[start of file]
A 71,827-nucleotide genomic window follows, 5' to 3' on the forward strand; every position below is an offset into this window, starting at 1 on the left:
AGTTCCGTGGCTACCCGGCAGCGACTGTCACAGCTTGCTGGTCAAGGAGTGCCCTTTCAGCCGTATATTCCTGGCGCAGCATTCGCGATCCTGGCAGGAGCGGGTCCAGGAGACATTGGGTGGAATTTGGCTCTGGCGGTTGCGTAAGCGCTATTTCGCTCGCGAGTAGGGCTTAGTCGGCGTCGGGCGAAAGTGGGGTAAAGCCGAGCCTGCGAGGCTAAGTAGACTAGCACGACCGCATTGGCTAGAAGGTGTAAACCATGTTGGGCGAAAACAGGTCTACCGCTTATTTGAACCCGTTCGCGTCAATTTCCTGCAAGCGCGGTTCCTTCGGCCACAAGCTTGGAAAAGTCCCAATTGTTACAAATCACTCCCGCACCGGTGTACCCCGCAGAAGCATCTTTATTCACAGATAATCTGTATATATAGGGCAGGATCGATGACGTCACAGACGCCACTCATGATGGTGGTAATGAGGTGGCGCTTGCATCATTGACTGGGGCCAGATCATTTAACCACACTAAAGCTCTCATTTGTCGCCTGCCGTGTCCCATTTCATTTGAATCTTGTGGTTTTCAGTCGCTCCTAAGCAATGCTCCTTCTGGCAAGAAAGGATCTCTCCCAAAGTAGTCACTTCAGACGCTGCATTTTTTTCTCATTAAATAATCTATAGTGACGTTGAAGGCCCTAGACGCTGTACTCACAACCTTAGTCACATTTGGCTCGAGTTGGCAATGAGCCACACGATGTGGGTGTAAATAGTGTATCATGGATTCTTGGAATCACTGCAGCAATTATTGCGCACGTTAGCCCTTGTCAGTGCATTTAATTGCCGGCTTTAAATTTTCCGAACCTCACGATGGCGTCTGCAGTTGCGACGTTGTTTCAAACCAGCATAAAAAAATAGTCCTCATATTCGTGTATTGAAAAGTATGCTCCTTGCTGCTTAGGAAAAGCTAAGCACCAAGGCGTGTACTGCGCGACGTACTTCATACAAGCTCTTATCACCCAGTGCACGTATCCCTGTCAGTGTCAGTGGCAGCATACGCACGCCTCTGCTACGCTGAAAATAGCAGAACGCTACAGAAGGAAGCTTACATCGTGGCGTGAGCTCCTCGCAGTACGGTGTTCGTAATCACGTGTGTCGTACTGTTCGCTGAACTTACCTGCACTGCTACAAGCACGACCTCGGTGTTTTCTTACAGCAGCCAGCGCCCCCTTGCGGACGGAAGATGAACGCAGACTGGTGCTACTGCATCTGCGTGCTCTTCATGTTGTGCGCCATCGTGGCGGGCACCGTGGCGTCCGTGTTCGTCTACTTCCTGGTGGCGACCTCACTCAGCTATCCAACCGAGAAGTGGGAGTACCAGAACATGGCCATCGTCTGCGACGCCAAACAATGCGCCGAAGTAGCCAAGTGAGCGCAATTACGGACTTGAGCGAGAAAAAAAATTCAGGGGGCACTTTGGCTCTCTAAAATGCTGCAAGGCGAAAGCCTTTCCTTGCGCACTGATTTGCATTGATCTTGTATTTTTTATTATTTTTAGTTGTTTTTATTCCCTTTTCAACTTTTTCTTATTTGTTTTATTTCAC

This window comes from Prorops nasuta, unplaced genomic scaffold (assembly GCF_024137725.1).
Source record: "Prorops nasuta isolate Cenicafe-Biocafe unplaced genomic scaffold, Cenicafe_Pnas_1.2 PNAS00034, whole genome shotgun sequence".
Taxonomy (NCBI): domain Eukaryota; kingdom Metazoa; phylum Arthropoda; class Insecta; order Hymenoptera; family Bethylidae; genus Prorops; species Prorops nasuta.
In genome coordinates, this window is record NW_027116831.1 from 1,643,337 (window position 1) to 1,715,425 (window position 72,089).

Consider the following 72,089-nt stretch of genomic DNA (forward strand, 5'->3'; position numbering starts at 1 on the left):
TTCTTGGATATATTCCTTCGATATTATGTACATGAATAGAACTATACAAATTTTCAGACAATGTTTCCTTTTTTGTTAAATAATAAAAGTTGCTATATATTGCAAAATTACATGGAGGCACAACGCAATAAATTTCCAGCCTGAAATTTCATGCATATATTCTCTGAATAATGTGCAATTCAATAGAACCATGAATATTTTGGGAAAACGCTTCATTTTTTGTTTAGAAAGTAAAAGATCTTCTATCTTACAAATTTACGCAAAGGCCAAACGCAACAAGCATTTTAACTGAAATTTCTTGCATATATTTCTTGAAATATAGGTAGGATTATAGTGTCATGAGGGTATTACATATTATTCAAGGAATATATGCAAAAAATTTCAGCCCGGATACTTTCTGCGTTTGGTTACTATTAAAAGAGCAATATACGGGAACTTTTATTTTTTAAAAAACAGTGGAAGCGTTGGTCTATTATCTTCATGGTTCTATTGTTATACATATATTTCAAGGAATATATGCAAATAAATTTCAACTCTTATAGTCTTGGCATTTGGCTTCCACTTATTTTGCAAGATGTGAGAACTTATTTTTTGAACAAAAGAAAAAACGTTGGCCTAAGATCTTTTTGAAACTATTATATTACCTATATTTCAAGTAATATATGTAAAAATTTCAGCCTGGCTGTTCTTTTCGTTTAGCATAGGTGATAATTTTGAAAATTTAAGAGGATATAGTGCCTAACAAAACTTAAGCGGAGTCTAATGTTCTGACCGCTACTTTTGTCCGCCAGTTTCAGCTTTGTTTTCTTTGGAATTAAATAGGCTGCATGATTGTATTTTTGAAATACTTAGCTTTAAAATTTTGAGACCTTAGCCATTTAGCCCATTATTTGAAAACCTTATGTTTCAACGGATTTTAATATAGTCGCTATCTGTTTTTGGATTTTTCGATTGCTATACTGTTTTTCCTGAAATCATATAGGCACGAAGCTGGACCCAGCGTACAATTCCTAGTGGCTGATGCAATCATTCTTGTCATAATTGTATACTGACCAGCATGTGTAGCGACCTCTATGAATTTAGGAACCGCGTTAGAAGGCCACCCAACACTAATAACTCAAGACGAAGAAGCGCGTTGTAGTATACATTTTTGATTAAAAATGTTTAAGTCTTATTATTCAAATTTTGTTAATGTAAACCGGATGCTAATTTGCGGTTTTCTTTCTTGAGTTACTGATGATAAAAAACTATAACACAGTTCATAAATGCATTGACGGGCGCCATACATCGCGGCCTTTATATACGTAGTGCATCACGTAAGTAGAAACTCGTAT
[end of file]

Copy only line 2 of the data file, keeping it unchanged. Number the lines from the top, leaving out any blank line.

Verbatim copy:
AGTTCCGTGGCTACCCGGCAGCGACTGTCACAGCTTGCTGGTCAAGGAGTGCCCTTTCAGCCGTATATTCCTGGCGCAGCATTCGCGATCCTGGCAGGAGCGGGTCCAGGAGACATTGGGTGGAATTTGGCTCTGGCGGTTGCGTAAGCGCTATTTCGCTCGCGAGTAGGGCTTAGTCGGCGTCGGGCGAAAGTGGGGTAAAGCCGAGCCTGCGAGGCTAAGTAGACTAGCACGACCGCATTGGCTAGAAGGTGTAAACCATGTTGGGCGAAAACAGGTCTACCGCTTATTTGAACCCGTTCGCGTCAATTTCCTGCAAGCGCGGTTCCTTCGGCCACAAGCTTGGAAAAGTCCCAATTGTTACAAATCACTCCCGCACCGGTGTACCCCGCAGAAGCATCTTTATTCACAGATAATCTGTATATATAGGGCAGGATCGATGACGTCACAGACGCCACTCATGATGGTGGTAATGAGGTGGCGCTTGCATCATTGACTGGGGCCAGATCATTTAACCACACTAAAGCTCTCATTTGTCGCCTGCCGTGTCCCATTTCATTTGAATCTTGTGGTTTTCAGTCGCTCCTAAGCAATGCTCCTTCTGGCAAGAAAGGATCTCTCCCAAAGTAGTCACTTCAGACGCTGCATTTTTTTCTCATTAAATAATCTATAGTGACGTTGAAGGCCCTAGACGCTGTACTCACAACCTTAGTCACATTTGGCTCGAGTTGGCAATGAGCCACACGATGTGGGTGTAAATAGTGTATCATGGATTCTTGGAATCACTGCAGCAATTATTGCGCACGTTAGCCCTTGTCAGTGCATTTAATTGCCGGCTTTAAATTTTCCGAACCTCACGATGGCGTCTGCAGTTGCGACGTTGTTTCAAACCAGCATAAAAAAATAGTCCTCATATTCGTGTATTGAAAAGTATGCTCCTTGCTGCTTAGGAAAAGCTAAGCACCAAGGCGTGTACTGCGCGACGTACTTCATACAAGCTCTTATCACCCAGTGCACGTATCCCTGTCAGTGTCAGTGGCAGCATACGCACGCCTCTGCTACGCTGAAAATAGCAGAACGCTACAGAAGGAAGCTTACATCGTGGCGTGAGCTCCTCGCAGTACGGTGTTCGTAATCACGTGTGTCGTACTGTTCGCTGAACTTACCTGCACTGCTACAAGCACGACCTCGGTGTTTTCTTACAGCAGCCAGCGCCCCCTTGCGGACGGAAGATGAACGCAGACTGGTGCTACTGCATCTGCGTGCTCTTCATGTTGTGCGCCATCGTGGCGGGCACCGTGGCGTCCGTGTTCGTCTACTTCCTGGTGGCGACCTCACTCAGCTATCCAACCGAGAAGTGGGAGTACCAGAACATGGCCATCGTCTGCGACGCCAAACAATGCGCCGAAGTAGCCAAGTGAGCGCAATTACGGACTTGAGCGAGAAAAAAAATTCAGGGGGCACTTTGGCTCTCTAAAATGCTGCAAGGCGAAAGCCTTTCCTTGCGCACTGATTTGCATTGATCTTGTATTTTTTATTATTTTTAGTTGTTTTTATTCCCTTTTCAACTTTTTCTTATTTGTTTTATTTCAC